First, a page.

Editors' ChoiceMicrobiology

Tapping Lines of Communication

Science Signaling  15 Jan 2013:
Vol. 6, Issue 258, pp. ec14
DOI: 10.1126/scisignal.2003964

Carnivorous fungi may sound like something out of a science fiction horror movie, but their existence is science fact. In the presence of nematodes, nematophagous fungi consume the worms, either internally as parasites or by creating traps to immobilize their prey and devouring the worms from the outside. A previously unknown substance secreted from nematodes induces some nematophagous fungi to form traps. Hsueh et al. identified ascarosides as the molecular trigger for trap formation. Ascarosides are a large family of related small molecules that are secreted from nematodes and act as pheromones that modulate development and behavior. When cultured in low-nutrient medium in the presence of nematodes, the fungus Arthrobotrys oligospora formed traps of adhesive hyphae. Trap formation did not occur in nutrient-rich conditions, consistent with previous reports of the fungi only adopting a carnivorous diet when nitrogen-starved. Of the 10 ascaroside compounds tested, about half induced trap formation when applied to nutrient-limited A. oligospora at concentrations typical of those observed in nematode populations. The effect of ascarosides on trap building was tested in seven additional species of nematophagous fungi, three of which are closely related to A. oligospora and form similar traps. The other four are distantly related to A. oligospora and form morphologically distinct traps. Purified ascarosides induced trap formation only in those species closely related to A. oligospora, with a different combination of ascarosides inducing maximal trap formation in each species, suggesting that fungal species may be tuned to detect prey species that emit a distinct pheromone profile. How the fungi detect the pheromones and translate these signals into a morphogenetic program remains unknown, but it is nonetheless interesting that microorganisms can eavesdrop on intraspecies communication to identify and trap prey.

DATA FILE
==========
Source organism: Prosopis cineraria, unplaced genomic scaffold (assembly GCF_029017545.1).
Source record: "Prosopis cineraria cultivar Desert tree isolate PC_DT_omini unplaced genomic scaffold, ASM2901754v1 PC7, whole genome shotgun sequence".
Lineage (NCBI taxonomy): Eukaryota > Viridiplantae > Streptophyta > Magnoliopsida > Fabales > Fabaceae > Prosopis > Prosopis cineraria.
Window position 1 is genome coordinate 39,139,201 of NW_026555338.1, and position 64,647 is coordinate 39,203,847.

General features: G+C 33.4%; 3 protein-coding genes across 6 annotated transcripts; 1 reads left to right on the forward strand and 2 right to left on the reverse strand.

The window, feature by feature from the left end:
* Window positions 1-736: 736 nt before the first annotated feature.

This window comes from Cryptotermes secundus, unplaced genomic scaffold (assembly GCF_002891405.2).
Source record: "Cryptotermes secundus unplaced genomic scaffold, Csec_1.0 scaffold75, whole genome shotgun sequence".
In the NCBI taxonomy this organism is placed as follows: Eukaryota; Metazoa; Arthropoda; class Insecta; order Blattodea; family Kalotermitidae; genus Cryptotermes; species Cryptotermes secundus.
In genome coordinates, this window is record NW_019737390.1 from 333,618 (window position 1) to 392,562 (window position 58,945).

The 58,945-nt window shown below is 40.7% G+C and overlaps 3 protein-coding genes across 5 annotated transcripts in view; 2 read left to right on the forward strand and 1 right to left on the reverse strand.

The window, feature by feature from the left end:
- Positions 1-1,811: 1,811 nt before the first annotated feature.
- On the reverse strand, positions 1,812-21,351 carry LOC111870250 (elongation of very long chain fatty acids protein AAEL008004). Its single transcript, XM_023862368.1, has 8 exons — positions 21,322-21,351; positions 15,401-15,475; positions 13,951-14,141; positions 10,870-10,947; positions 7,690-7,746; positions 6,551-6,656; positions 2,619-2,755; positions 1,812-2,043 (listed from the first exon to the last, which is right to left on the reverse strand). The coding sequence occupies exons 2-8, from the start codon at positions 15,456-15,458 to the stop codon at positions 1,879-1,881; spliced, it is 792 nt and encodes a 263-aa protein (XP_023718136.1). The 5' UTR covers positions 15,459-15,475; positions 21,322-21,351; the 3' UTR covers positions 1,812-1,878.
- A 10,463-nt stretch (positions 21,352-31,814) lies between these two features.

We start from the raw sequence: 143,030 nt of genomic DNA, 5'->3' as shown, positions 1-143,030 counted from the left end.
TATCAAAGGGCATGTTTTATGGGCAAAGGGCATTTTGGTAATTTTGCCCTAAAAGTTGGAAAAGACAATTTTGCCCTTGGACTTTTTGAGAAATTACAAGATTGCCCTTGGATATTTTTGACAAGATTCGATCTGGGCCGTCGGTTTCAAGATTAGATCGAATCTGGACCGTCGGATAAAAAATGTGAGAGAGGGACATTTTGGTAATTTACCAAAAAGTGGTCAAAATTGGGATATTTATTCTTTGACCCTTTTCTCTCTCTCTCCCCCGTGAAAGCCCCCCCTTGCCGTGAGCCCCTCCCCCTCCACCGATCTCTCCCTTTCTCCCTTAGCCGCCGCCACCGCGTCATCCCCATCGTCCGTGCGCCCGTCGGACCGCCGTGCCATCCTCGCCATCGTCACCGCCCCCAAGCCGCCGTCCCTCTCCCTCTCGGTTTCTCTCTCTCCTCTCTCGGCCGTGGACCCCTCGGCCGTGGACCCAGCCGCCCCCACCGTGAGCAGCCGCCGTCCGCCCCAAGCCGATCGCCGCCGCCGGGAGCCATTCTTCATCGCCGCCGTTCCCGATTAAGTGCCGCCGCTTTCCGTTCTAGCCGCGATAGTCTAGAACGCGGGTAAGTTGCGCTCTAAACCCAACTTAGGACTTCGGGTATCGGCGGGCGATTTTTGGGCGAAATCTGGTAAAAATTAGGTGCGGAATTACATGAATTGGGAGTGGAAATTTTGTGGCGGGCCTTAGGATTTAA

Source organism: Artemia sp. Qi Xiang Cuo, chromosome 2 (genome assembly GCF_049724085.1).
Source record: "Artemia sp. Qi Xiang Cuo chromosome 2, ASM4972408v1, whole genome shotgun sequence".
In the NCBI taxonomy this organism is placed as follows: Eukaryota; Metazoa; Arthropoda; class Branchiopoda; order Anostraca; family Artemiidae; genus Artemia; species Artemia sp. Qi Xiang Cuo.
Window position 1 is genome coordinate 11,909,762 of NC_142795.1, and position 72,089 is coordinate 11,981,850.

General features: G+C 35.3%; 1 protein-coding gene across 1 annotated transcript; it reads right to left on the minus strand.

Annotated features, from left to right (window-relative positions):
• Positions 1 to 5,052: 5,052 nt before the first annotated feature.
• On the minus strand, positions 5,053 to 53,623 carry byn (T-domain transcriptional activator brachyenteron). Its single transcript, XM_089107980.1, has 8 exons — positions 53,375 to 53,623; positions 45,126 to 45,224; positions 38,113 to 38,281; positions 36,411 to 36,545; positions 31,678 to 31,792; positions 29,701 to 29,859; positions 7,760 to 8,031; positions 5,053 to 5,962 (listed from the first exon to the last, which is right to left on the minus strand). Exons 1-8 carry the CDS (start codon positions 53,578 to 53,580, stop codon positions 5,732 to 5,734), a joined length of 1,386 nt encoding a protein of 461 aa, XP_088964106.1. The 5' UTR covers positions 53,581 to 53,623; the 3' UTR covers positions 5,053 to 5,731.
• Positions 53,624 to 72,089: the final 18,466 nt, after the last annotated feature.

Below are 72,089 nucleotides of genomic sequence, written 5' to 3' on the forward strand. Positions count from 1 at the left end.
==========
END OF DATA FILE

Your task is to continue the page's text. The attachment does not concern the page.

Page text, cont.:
Y.-P. Hsueh, P. Mahanti, F. C. Schroeder, P. W. Sternberg, Nematode-trapping fungi eavesdrop on nematode pheromones. Curr. Biol. 23, 83–86 (2013). [PubMed]